“I realized this is really what the life of Howard Malmstadt—my father-in-law—signified. He was emeritus professor of Chemistry at the University of Illinois, and left it, at the very top—age 55—to start the UofN along with Loren Cunningham. He could have gone to any university in the world and asked for any salary, any budget. But he went to found a new university.

“Howard took his worldwide reputation (he was considered to be the father of modern electronic and computerized instrumentation in chemistry), and let it be broken and buried. The word got out in the scientific community that he had joined a bunch of hippies in Hawaii. But he wanted to use his excellence for the nations.

“And today I think that is what the Lord has done with our UofN; it is a structure where you can become excellent in different fields; but then we can also show you ways to crucify that excellence.

“There was a movement in missions, which I think started in the 80’s (when a lot of other bad things started like disco music), and it kind of went like this: ‘Missions is your career and you should build your résumé.’ Today websites like LinkedIn try to do this for us. Well, I never tried to build my career—I guess I’m not very good at planning. But I ended up with the best job in the world, in the most interesting university in the world.

“I would encourage you that if you find yourself in some forgotten place; if you find yourself in a place that is overlooked by everyone and seems like nobody sees what you are doing, you’re probably right in the middle of the will of the Lord. Burtigny, a tiny village in Switzerland where I live, is to me the center of the world—not a forgotten place. The apostle Paul said it this way: That he was pouring out his life on the altar of sacrifice. It is the same principle.

“When Jesus took human form and came to earth, he did amazing things, yet only a small percentage of them are written down. But he did not stop there . . . “the Lord Jesus on the night in which he was betrayed took bread; and when he had given thanks he broke it, and said, ‘This is my body which is broken for you. Do this in remembrance of me.’” [1 Cor 11:23] Maybe what we are supposed to remember is not just the bread but the fact that his body was broken. And if we follow him on that narrow path we will do the same. And the nations will be blessed.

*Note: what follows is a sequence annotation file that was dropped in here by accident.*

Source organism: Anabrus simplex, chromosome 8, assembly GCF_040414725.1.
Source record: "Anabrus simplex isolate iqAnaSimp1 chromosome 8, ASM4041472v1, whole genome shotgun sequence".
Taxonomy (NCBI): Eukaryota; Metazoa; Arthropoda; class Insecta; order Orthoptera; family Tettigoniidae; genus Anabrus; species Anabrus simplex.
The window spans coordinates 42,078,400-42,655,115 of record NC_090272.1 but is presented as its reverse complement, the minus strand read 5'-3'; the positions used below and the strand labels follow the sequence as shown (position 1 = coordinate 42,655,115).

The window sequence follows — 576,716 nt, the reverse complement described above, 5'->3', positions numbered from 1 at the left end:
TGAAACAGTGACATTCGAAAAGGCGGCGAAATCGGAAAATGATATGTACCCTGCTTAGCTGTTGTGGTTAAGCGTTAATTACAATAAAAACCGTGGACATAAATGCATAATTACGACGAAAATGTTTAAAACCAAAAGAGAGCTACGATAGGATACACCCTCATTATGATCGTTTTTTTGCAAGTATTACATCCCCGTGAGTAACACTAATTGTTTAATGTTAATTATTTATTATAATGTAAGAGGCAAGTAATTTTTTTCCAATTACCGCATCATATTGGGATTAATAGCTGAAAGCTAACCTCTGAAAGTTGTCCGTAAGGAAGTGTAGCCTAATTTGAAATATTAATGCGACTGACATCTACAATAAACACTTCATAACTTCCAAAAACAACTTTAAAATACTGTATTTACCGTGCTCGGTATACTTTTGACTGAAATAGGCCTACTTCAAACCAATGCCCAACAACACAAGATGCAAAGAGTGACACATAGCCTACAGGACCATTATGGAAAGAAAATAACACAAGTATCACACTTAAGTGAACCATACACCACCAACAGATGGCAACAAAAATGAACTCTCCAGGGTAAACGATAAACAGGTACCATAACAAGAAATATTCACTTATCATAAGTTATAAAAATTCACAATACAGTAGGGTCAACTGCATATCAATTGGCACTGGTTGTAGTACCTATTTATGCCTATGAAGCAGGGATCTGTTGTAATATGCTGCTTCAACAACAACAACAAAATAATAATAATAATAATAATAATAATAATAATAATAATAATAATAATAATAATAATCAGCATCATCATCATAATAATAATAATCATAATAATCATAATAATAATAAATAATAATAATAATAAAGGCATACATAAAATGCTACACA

“I think we have some of the most wonderful and capable people in the world in the UofN. Those who could be building their résumés and be making a lot of money. But that gets to be boring after a while (not that I know for sure, but I can imagine!) I want to encourage you on the path that you have already taken, to continue to follow Jesus in whatever and wherever he leads you. And I hope that he leads you to excellence. And I pray that he leads you to ways and strategies to crucify that excellence and bless the nations!”
Copyright Thomas A. Bloomer, 1990

As Tom said, ” . . . Jesus took his excellence to the cross and he allowed it to be crucified, broken for the world.”

Let’s think about that. Crucify that which my whole purpose in life is heading towards? We’re taught at an early age to aim for excellence, to do the very best that we can (given the ‘tools’ we have).

“And let us run with perseverance the race marked out for us, fixing our eyes on Jesus, the pioneer and perfecter of faith. For the joy set before him he endured the cross, scorning its shame . . . “[Hebrews 12: 1b-2a]